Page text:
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Published in the 1-15 July 2005 print edition of MG; send me the print edition

Foreigner's search for justice in Gujarat 

The Milli Gazette Online

Dholakha (Gujarat): Zarina, an Australian who embraced Islam 13 years ago, is running from pillar to post in Dholakha, Gujarat in search of justice and to have the killers of her son who was killed in the Gujarat riots of 2002, booked. As ill luck would have it, her husband Mohammad Abdur Rahman was killed in Mumbai riots which had erupted in the wake of Babri Masjid demolition in 1992. Ten years later her 14-year-old son Imran too was killed. This double tragedy has caused so much pain and sorrow to her that at 35 she looks much older. 

Born in Perth, Zarina came to India when she was only 16 years old along with her elder sister Dorothy who was a medical student in Bangalore. Thereafter she did a diploma in nursing and joined Saint Martha Hospital in Bangalore where she met her would-be husband, Abdur Rahman who was a patient there. Rahman was a resident of Mumbai. She married Rahman and gave birth to Imran who was a student of 9th class in Mumbai but later on she got him admitted in a madrasa at Dholakha. On the night of 28 February 2002 when the riots had already erupted Imran was attacked and seriously injured. The attackers wanted to burn him also but he was somehow saved and admitted to a hospital in a serious condition. After about one-and-a half months he succumbed to his injuries and died.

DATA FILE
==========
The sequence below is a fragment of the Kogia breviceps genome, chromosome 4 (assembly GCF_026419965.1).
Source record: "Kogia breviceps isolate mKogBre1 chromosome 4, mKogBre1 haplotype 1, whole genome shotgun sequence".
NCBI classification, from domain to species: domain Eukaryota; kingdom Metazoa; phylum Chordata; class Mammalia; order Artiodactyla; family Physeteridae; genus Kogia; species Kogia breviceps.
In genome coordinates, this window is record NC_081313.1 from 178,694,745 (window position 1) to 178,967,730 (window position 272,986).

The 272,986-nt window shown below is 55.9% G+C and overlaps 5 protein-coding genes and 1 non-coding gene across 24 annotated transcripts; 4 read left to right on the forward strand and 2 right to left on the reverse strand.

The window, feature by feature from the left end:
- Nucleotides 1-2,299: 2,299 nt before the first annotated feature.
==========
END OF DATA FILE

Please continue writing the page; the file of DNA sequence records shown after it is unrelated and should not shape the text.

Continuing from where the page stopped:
Zarina says that when her son was attacked she was in Mumbai. She left for Dholakha as soon as she came to know of the attack and could meet him only after six days. When he was on his death bed, he expressed his last wish that she should remain in India only and not return to Australia. In deference to her sonís last wish she says that she has decided to live in India, come what may. Therefore the question of her going back to Australia does not arise. Hence, instead of living with her parents in Australia, she prefers to live in this congested, Muslim-populated small town. She has no source of income and therefore financially she is in a very bad condition and survives on the assistance provided by some sympathetic people and the aid agencies.

She is so much wrecked by her miseries that she does not properly remember her past and has forgotten many things. Her neighbours say that she has lost her mental balance. She insists that she will not desert Islam. She says that she wants justice and wants to see those people being punished who killed her son and husband.

Police had closed the case of her sonís murder for want of proof but on Supreme Courtís intervention it was re-opened last November but there is no progress so far in spite of the fact that she had named at least two killers, as told by her son. One of them is Raju, son of one Narahari and the other is the son of a goldsmith. She says that she has provided some clues to the police and if one of the them is caught, other killers too will be caught. Inspector B.G. Solanki, however, does not think so because when her son was alive she failed to disclose the names of the killers to the police or to her own people. It is therefore difficult to believe what she says. Some local Muslims say that when the attack was made on the madrasa there were policemen and home guards around but they do not want to identify the culprits. Another argument against this is that the madrasa was attacked at night and hence it is difficult to identity the culprits in the crowd due to lack of proper light.

Zarina says that she is waiting for the day when the killers will be punished. She says that local people see her in a strange manner, probably because she is the only white skinned lady in this area who can speak only English. People do help her by giving her money and eatables. She says that destiny has been unkind to her but she is determined to fight for justice. 
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